Canadians and Americans support biometric technology in government-issued documents but are concerned about high costs and the potential for government misuse of information, according to a recent survey by a global market research firm.
The survey, which was released Tuesday, was conducted
by TNS and online privacy provider TRUSTe earlier this year. It found that citizens in both countries ranked the passport as the most appropriate document for the addition of biometric identifiers such as fingerprints or retinal scans, with 85 per cent support in Canada and 79 per cent support in the U.S.
“Canadians’ value system tends to be more faith and support for their government,” said David Stark, privacy officer at TNS. “In the U.S. it’s individual liberty and the government should only intervene when necessary.”
Stark added another contributing factor might be the higher number of Canadians that currently hold a passport compared to Americans. Passport Canada’s Web site estimates 2.5 million passports are issued every year whereas just over 8.8 million passports were issued in the U.S. in 2004, according to the U.S. Department of State Web site.
“Canadians are (more) accustomed to these government-issued documents like the passport,” said Stark.
The Government of Canada plans to use facial recognition biometric technology in the Canadian passport. The U.S. Department of State is currently testing an electronic passport containing a computer chip with biometric information.
The Canada Border Services Agency (CBSA) currently operates the CanPass Air program at many of Canada’s international airports including Calgary, Toronto and Halifax. The program uses iris recognition technology to get Canadian frequent travelers through customs faster.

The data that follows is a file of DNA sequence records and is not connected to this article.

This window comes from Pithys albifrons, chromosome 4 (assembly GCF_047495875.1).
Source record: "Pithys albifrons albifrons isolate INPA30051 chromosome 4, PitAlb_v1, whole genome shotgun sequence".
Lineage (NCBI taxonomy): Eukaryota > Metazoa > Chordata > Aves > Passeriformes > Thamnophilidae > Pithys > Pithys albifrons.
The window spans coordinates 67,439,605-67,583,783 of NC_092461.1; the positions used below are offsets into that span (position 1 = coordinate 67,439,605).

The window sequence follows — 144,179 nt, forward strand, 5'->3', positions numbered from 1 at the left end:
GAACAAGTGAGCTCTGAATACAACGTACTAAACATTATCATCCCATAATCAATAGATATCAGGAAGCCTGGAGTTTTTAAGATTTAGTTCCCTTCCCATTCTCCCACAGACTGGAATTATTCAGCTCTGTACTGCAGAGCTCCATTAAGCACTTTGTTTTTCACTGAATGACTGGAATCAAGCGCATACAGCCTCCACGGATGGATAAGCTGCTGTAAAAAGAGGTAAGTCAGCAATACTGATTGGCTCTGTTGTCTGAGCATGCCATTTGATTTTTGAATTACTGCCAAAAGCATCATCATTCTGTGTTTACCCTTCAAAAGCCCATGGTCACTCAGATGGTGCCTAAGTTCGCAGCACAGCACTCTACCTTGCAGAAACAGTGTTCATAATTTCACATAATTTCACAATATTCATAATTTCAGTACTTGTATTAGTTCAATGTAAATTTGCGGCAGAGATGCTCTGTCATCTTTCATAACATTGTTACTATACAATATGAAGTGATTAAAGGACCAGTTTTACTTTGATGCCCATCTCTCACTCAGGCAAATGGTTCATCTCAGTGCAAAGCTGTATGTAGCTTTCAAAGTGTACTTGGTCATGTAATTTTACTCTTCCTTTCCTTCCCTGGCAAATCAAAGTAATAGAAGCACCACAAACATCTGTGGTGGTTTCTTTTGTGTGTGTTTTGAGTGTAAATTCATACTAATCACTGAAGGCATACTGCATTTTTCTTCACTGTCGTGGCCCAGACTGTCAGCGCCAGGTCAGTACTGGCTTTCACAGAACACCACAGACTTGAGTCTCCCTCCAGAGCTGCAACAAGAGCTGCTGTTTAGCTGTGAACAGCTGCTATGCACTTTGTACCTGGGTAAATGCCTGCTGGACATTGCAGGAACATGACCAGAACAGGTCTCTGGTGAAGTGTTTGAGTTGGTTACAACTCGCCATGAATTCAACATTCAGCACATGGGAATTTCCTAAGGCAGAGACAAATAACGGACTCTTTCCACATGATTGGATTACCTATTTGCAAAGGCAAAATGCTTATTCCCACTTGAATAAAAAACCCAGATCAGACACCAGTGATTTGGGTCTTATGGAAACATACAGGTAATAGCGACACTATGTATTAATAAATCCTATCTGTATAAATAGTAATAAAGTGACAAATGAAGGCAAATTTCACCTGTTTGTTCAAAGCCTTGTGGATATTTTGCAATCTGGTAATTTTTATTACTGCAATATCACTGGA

Out of 1,157 Canadians and 1,003 Americans surveyed, 67 per cent of Canadians and 58 per cent of Americans preferred fingerprinting followed by eye scans as the most acceptable forms of biometric identification followed by hand geometry, voice recognition and facial scans receiving significantly less support.
The CanPass program, like many biometric programs, is voluntary. Before travelers are approved they are subjected to a thorough security and background check, said CBSA spokesperson Loretta Nyhus.
“Information that we collect for that particular process is not shared with a third party,” said Nyhus. “Any time an individual travels across the border and clears the CBSA, that information, if there’s any type of criminal activity detected, we may share that sort of information with other law enforcement agencies.”
Nyhus added CBSA only shares that information under restricted circumstances as governed by Canada’s Privacy Act.
Citizens in both countries (three-quarters of respondents) expressed the most concern over the high cost of implementing a biometric program.
Second to cost respondents also felt there’s a high potential for government abuse of information. Six in ten survey participants felt their personal privacy would be greatly reduced because the government would be able to track their movements. When it comes to national security, however, Canadians are slightly more optimistic than Americans, with 58 per cent of Canadians versus 51 per cent of Americans who believe the use of biometric technology would make it harder for terrorists to operate in their respective countries.
“On the one hand you’ve got a tradition of civil libertarianism in both countries,” said Stark. “The recent events are causing people to think about this tradeoff. The tradeoff is my personal privacy versus national security.”
Travelers who have signed up with CanPass, however, aren’t apprehensive, said Nyhus.
“From all accounts of individuals who have signed up with the program they’re very pleased with it,” said Nyhus.